Sometimes it takes days for interesting Budget stories to emerge and so it was with this one that The AFR published on Saturday:
High-paid executives face sharply higher tax bills on their
termination payments under changes in the budget that spell the end of
the controversial golden handshake. As part of Treasurer Peter
Costello’s reforms to superannuation, termination payments above
$140,000 will be taxed at the top 45% tax rate, instead of the
current rate of 30%.
Executives will also be banned from rolling over their payouts into
superannuation, a strategy that traditionally allows them to cut to 15%
or less the tax they pay. The changes, which will take effect
on July 1, 2007, are expected to trigger a wave of resignations and
contract renegotiations as they could cost top executives hundreds of
thousands of dollars.
Now without wishing to gloat, Crikey has been a lone voice in the media
banging on about this rort over the past year. CEOs who either retire
or come to the end of their contracts remarkably end up with
“termination” payments in the annual report because it is hugely
advantageous from a tax perspective.
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The three worst examples were as follows:
Ted Kunkel: ran Fosters for 12 years but still managed a $3.4 million “termination” payment despite supposedly retiring on good terms.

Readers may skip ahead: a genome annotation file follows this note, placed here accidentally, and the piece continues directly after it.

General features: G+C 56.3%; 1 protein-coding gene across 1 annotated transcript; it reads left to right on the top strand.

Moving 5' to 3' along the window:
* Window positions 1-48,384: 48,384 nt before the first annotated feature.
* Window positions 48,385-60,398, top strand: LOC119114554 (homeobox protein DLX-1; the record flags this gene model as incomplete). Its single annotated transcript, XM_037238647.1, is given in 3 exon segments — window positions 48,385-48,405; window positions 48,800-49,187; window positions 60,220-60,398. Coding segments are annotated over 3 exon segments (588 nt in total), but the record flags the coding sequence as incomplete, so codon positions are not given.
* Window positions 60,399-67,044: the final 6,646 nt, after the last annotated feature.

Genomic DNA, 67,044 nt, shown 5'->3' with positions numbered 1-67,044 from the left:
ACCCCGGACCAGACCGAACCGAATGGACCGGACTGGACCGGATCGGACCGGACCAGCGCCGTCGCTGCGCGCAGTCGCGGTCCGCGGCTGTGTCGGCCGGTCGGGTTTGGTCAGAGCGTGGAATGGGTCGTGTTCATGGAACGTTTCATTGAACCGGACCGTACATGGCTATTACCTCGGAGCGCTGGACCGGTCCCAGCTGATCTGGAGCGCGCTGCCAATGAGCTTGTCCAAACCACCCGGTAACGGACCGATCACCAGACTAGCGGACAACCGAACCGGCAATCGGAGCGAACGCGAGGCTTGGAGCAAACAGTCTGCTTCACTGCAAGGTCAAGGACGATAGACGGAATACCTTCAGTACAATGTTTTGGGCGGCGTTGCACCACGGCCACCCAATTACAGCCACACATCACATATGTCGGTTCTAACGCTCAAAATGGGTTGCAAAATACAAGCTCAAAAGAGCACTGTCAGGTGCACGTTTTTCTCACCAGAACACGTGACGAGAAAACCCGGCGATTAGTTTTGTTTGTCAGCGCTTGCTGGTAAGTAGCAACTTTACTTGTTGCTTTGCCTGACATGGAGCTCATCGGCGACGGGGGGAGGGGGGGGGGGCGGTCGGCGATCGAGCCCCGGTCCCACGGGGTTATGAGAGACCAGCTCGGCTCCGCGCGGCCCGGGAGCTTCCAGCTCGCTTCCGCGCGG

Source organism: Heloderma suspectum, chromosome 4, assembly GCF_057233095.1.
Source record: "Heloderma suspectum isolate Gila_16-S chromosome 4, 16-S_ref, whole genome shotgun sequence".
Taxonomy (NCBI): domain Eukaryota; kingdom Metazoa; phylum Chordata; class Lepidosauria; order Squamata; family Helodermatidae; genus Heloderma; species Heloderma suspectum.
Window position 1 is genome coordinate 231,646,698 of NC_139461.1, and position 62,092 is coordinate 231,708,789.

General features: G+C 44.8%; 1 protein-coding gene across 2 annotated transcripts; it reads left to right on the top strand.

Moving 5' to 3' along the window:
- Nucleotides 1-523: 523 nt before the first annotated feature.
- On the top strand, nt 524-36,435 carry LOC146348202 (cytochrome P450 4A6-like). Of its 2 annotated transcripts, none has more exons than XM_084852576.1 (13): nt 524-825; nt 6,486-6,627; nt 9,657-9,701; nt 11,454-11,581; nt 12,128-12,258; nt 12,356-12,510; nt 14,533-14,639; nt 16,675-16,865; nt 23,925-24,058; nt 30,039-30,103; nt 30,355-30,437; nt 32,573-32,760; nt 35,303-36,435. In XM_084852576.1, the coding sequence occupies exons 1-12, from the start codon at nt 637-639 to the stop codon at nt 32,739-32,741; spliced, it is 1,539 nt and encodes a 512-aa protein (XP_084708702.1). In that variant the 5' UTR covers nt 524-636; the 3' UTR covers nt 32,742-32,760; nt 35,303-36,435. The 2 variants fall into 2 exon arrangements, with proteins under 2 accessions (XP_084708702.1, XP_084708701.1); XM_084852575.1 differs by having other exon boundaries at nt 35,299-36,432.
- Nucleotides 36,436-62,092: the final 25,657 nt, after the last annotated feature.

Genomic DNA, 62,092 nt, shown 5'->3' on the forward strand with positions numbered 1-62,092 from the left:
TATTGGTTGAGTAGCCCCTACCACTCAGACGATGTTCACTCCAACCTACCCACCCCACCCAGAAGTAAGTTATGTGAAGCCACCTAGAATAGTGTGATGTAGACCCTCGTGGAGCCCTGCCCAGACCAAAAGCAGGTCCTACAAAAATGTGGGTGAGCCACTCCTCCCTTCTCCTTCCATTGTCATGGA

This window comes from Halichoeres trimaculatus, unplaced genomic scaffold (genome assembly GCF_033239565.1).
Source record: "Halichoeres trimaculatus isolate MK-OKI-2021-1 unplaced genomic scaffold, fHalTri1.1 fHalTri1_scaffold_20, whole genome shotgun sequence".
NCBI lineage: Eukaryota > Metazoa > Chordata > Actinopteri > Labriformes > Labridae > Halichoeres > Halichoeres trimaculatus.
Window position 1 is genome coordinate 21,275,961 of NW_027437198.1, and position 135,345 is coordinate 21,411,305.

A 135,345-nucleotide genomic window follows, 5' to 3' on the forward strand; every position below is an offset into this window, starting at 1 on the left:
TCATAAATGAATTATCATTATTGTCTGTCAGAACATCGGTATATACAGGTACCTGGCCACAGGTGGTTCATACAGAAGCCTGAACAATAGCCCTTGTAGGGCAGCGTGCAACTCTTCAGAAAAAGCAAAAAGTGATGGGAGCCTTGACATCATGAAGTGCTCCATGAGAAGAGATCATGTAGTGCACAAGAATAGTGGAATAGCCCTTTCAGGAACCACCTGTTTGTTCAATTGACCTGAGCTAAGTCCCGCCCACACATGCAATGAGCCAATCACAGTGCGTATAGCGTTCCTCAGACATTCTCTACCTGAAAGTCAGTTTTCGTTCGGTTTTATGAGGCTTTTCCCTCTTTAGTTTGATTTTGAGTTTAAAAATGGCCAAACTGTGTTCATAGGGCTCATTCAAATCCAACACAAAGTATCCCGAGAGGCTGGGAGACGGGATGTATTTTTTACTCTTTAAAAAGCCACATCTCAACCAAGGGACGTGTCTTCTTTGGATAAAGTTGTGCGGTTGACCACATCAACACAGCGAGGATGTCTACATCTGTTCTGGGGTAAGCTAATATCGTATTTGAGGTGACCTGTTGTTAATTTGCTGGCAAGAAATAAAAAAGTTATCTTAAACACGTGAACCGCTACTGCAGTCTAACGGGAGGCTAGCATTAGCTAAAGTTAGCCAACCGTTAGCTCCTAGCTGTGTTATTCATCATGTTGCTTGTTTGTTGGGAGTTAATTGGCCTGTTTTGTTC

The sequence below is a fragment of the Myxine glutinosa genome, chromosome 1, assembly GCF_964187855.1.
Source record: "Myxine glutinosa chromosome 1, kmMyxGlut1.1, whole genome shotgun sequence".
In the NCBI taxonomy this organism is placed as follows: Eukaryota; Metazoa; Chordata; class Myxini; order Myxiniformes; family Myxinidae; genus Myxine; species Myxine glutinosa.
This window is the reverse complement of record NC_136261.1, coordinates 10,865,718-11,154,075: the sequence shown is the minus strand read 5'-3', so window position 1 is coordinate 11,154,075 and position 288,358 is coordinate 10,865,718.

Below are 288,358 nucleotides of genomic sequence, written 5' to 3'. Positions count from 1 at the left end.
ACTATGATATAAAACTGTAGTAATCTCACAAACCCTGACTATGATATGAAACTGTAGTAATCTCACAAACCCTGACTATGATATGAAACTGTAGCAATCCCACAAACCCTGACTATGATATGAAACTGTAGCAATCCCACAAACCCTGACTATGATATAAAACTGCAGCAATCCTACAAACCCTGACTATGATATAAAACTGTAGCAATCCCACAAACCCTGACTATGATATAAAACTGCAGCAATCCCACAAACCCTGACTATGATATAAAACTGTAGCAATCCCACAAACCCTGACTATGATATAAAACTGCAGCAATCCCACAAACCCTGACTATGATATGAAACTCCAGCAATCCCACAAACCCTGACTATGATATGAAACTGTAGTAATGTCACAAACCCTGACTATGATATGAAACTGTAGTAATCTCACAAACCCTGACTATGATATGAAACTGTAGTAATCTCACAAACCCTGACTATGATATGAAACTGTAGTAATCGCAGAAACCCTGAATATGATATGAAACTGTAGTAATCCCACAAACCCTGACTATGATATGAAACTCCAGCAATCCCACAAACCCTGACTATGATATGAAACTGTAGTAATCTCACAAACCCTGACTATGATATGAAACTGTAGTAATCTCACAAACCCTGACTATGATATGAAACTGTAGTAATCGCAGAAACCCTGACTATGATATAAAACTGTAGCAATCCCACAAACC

Paul Anderson: left BHP after engineering the Billiton merger, but scored a $3.2 million “termination” payment and is now back as a director.
Rob Turner: didn’t have his contract at IOOF renewed when it expired but still managed a $2 million “termination” payout.
Now that Cossie has closed the loophole, it would be interesting to
know what the tax treatment of Fred
Hilmer’s $4.5 million “retirement benefit” from Fairfax was all about.
And soon-to-depart CEOs such as Roger Corbett at Woolworths and David
Morgan at Westpac might have some quick footwork to do if they want to
cash in before the loophole closes. Former Colonial First State CEO Chris Cuffe must also be relieved he
pocketed his $26.5 million termination payout under the old system.
Having ended this rort, Cossie should not turn his mind to option
valuations and the 50% discount on capital gains tax for equity schemes
as these are also being widely abused by the CEOs of some of our